Helios and Matheson Analytics, the parent company of MoviePass, has acquired the exclusive option to buy Emmett Furla Oasis Films, the producers of “Lone Survivor” and “End of Watch,” Variety has learned.
If completed, the deal will enable the company to buy the entire film library and current production slate of EFO Films. Helios and Matheson plans to use the library and the filmmaking expertise of EFO Films to launch its own production company, MoviePass Films. Randall Emmett and George Furla will serve as co-CEO’s of the new venture.
The deal comes as MoviePass, best known for allowing customers to see a movie a day for less than $10 a month, is facing questions about its long-term future and current capitalization. Last week, Helios and Matheson’s stock fell to 40 cents-a-share, its lowest closing price, amid investor alarm about a cash shortage. In October, Helios and Matheson’s stock had been trading at $38.86 a share. The value has declined rapidly since a recent filing with the Securities and Exchange Commission revealed the company had $15.5 million in available cash at the end of April, plus $27.9 million on deposit with merchants. Its monthly expenses totaled $21.7 million. Helios’ stock did rebound on Monday, rising 15% after it was revealed that Citadel Securities, a leading market maker, had taken a 5.4% stake in the company.
In an interview with Variety, Helios and Matheson CEO Ted Farnsworth said the deal to acquire EFO Films is a sign that MoviePass remains viable.
“This signals our long-term commitment to the movie business,” he said. “We’re here for the long haul.”
In an earlier interview at Cannes, Farnsworth hit back at critics, claiming that the company had roughly $300 million available from an equity line of credit. The deal for EFO Films is a combination of cash and stock. The financial specifics of the pact were not disclosed.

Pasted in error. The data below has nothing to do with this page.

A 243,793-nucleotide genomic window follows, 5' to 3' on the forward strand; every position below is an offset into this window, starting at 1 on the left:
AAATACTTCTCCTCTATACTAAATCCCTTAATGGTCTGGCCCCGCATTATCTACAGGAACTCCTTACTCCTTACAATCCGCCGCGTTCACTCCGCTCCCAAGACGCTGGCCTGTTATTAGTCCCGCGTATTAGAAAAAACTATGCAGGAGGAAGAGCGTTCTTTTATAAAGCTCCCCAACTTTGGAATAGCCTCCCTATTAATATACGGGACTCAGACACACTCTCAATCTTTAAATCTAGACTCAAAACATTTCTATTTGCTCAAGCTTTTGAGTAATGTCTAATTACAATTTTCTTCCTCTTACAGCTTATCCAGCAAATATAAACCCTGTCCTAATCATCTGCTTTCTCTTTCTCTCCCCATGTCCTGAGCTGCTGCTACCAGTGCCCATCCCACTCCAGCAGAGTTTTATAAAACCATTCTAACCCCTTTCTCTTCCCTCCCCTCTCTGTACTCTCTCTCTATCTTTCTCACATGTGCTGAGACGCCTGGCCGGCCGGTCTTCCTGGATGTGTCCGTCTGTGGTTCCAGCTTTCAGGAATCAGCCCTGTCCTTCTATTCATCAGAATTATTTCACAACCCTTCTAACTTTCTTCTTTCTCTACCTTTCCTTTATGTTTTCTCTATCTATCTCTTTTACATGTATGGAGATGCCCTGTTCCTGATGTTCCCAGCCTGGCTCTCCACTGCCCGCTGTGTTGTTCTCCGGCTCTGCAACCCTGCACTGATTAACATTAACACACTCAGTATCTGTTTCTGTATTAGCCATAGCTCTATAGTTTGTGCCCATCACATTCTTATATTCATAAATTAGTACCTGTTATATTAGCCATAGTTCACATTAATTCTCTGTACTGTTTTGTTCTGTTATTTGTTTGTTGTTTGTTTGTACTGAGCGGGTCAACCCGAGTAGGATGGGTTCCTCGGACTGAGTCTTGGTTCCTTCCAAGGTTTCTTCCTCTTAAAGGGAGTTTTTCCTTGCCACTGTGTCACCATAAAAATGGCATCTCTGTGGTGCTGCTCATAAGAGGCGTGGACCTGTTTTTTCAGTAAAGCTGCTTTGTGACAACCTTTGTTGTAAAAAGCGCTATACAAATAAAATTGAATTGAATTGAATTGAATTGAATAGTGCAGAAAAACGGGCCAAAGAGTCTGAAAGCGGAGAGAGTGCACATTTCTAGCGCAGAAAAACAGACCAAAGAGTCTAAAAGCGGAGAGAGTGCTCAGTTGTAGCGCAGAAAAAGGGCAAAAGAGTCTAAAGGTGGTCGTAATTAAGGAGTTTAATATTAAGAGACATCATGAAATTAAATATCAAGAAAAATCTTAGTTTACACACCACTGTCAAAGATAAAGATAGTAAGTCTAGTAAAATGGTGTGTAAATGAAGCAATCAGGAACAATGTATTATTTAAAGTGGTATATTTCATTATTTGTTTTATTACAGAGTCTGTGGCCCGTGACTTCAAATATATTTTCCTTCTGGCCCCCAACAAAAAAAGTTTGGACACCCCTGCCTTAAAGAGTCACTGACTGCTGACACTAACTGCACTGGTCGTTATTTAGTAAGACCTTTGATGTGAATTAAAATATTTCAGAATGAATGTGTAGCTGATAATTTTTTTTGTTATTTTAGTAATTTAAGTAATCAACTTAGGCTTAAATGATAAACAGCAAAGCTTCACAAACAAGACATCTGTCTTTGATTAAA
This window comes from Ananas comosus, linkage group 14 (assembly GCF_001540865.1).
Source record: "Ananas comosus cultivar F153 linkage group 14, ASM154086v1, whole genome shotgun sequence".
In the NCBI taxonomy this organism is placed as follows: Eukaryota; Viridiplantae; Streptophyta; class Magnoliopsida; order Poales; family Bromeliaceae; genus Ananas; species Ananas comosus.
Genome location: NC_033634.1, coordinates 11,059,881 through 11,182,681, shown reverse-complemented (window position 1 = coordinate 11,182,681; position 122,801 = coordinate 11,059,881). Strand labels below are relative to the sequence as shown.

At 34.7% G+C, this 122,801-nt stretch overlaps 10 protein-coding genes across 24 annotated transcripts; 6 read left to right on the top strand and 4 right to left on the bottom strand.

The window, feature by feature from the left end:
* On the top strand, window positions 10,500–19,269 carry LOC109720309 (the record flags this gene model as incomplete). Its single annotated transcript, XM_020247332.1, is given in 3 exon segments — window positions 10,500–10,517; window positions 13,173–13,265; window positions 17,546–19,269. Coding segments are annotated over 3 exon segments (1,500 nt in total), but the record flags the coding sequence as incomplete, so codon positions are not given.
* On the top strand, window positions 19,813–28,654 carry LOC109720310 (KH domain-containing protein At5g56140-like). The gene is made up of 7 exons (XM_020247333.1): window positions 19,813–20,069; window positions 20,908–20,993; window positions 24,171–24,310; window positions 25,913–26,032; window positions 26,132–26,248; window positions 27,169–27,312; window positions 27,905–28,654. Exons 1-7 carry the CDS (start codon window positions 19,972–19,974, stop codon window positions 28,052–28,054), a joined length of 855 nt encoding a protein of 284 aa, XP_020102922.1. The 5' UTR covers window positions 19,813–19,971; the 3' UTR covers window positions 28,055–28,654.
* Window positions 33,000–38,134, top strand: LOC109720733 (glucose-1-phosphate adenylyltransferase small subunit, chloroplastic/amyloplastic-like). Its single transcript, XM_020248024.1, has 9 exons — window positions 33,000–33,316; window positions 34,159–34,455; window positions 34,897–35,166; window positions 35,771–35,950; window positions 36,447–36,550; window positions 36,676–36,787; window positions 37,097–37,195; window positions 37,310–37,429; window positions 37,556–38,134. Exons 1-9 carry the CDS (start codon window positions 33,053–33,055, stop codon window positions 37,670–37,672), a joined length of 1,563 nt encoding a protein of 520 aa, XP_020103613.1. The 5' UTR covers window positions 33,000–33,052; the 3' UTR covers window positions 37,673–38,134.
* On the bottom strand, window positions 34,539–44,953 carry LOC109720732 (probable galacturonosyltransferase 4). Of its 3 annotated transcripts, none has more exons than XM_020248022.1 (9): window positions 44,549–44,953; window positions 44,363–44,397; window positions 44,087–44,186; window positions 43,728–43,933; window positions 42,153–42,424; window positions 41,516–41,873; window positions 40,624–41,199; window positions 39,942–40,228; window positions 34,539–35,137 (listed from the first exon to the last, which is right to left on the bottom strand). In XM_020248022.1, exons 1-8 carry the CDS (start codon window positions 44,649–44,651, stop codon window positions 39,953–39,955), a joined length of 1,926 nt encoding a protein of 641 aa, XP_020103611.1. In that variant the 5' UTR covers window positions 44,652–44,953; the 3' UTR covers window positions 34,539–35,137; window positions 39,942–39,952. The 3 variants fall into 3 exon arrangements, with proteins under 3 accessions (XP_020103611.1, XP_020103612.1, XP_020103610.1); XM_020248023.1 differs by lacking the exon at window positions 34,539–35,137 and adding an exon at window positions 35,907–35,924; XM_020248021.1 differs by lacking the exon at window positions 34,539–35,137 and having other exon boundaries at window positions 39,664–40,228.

Even before the pact to buy EFO Films’ library, MoviePass has been inching into the content business. It is releasing “American Animals” on June 1 in collaboration with the Orchard, and it will release “Gotti,” a crime film with John Travolta, on June 15. EFO Films produced the picture, which is how Farnsworth became acquainted with Emmett and Furla.
Helios will own 51% of MoviePass Films, while EFO Films will own the remaining 49% of the company. The partners say that MoviePass Films make new movies both for theatrical release and for other forms of distribution, such as direct-to-streaming services.
“Since we began disrupting the movie industry with our unprecedented low cost movie theater subscription service, MoviePass, we have envisioned owning and developing our own content and using the power of our several million subscribers to bolster the success of our films,” Lowe said in a statement. “I believe this partnership with Emmett Furla Oasis Films will accelerate those efforts.”
Stuart Benson, CFO of Helios, will serve as the CFO of MoviePass Films; while Farnsworth will be MoviePass Films’ chairman of the board. MoviePass CEO Mitch Lowe will hold a seat on the board.
The EFO Films library also includes “Broken City,” “Rambo,” and “The Frozen Ground,” as well as films in development such as “Escape Plan 2” and “Asteroids,” an adaptation of the Atari video game.
MoviePass has been a controversial figure in the industry. The company pays movie theaters for its tickets and subsidizes its customers. However, exhibitors such as AMC have faulted the company for introducing an unsustainable pricing model into the business. Tickets in cities such as New York City or Los Angeles are in excess of $10, or cost more than a monthly MoviePass membership. They believe that MoviePass won’t be able to afford to keep subsidizing movie-going, leaving customers feeling aggrieved.
MoviePass has countered by saying that it is diversifying its business beyond subscriptions. It sells ads and plans to use the data from its customers to target moviegoers in ways that make money. Presumably, producing movies is part of its diversification.
Emmett said that his time working on “Gotti” had made him a MoviePass convert, praising the service for being able to drive its user base of more than 2 million customers to buy tickets.
“To do a deal with Helios and MoviePass is epic for us,” said Emmett. “The MoviePass subscription service has totally disrupted the movie industry, for the better.”